John L. Crockett and certain other landowners filed suit against the St. Francis Drainage District of Clay and Greene counties and Subsidiary District No. 10 thereof, praying that they be allowed to redeem the lands described in their complaints owned by them respectively. A decree had been.rendered foreclosing the liens of the improvement districts for the unpaid taxes, pursuant to which the lands here involved had been sold to the improvement districts. The sale was alleged to have been void for numerous reasons. More than one decree of foreclosure was attacked, but the only one here to be considered was the sale made in case No. 2502. However, all the decrees were vacated for the same reason.
• The court found that Crockett was the owner and in possession of the lands which he sought to redeem. There appears to be but little question that he had such title as warranted his suit to redeem, indeed, he appears to have acquired the title of the record owner of the lands.
The court found that in case No. 2502 the lands here involved were sold to the improvement districts, pursuant to a decree foreclosing the lien of the improvement district, on February 15,1928, and that the commissioner executed a deed to the district. It was adjudged that “all of said (foreclosure) proceedings therein and said deed should be canceled and declared null and void, insofar as they apply to the lands involved herein. ’ ’
*490This decree appears to have been based upon the finding of fact “that the lands involved in this cause became delinquent for the non-payment of the state and county taxes thereon and*were duly certified to the State Land Commissioner of the State of Arkansas as forfeited state lands prior to the institution of the foreclosure suits by the defendants above mentioned and set forth. ’ ’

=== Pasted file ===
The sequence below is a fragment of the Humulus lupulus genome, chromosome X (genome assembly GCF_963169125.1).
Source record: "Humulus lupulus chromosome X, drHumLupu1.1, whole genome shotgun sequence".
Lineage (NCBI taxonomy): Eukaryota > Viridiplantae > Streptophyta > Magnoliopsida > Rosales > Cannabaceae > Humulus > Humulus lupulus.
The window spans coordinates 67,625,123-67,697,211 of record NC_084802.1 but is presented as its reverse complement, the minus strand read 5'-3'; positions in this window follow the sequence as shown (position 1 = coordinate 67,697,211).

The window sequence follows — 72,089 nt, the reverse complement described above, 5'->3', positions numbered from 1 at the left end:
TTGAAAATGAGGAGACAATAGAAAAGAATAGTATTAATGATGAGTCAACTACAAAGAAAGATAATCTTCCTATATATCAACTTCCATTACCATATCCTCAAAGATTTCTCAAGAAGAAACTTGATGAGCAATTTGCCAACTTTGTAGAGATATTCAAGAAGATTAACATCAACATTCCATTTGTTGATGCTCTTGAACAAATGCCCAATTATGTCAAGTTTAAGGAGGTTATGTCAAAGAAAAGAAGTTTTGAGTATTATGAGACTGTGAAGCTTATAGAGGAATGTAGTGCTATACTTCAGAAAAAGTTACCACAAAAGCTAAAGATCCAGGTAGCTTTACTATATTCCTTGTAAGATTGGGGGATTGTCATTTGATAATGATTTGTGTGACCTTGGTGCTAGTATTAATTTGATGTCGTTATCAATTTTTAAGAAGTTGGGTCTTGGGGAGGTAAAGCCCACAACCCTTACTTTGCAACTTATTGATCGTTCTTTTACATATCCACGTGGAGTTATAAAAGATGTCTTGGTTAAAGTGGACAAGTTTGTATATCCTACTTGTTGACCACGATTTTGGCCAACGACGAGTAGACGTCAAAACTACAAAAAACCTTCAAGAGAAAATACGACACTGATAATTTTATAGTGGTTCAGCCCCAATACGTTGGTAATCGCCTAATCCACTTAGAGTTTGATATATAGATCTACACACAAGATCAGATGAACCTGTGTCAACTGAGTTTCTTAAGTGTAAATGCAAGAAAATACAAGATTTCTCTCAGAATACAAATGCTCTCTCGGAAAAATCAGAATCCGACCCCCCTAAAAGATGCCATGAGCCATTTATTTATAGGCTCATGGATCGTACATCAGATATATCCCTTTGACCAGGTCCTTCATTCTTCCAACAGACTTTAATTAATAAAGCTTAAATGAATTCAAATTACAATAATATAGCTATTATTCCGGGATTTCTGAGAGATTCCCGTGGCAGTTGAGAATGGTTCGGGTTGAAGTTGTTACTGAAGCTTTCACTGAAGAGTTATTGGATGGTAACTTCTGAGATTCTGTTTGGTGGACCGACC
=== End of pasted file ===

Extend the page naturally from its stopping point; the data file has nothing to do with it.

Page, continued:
It was found also “That the St. Francis Drainage District of Clay and Greene counties, Arkansas, one of the defendants herein, redeemed certain lands from the state through the State Land Commissioner and received his deed number 30,160 under date of January 17, 1930,” the lands here involved being embraced in this deed from the State Land Commissioner.
Certain of the lands involved in this redemption suit had been sold and others leased by the improvement districts, and the court made a finding as to the rents collected, and ordered that they be credited on the redemption of the lands which had been leased.
One hundred twenty days were allowed in which to effect redemption by paying taxes, penalty, interest and costs, less the rents, and it was “further considered, ordered and decreed that, in default of said redemption, the liens of the defendant districts for the amounts respectively shown delinquent, plus penalty and interest, be foreclosed and said lands and all the right, title, claim, interest and estate of the plaintiffs therein be sold in satisfaction thereof and that all the rights of the plaintiffs thereafter be forever barred.”
Appellants, V. B. and Versa Davidson, filed an intervention in this cause, in which they alleged their ownership of that part of “the south half of section 31, township 19'north, range 9 east, that is on the northwest side of Blue Cane Subsidiary Drainage District No. 10 ditch, a tract of land containing 76.98 acres.” They alleged that this subsidiary drainage district had acquired title to the above-described land, and had, on July 7, 1936, conveyed the same to them, the drainage district having -acquired its title to the land through the foreclosure and *491sale thereof to it -under the decree from which Crockett sought to redeem. They alleged that Crockett was in possession of the land, and had collected rents for the years 1936 and 1937, the rent collected being $700 for each of these years. The interveners prayed that their title be quieted as against Crockett, and that they have judgment against him for the rents amounting to $1,400.
The decree from which we have quoted recited that “as to the issues raised by the pleadings and intervention of V. B. Davidson and Versa Davidspn, his wife . . . , this cause be continued and this decree be without effect as'to said lands.”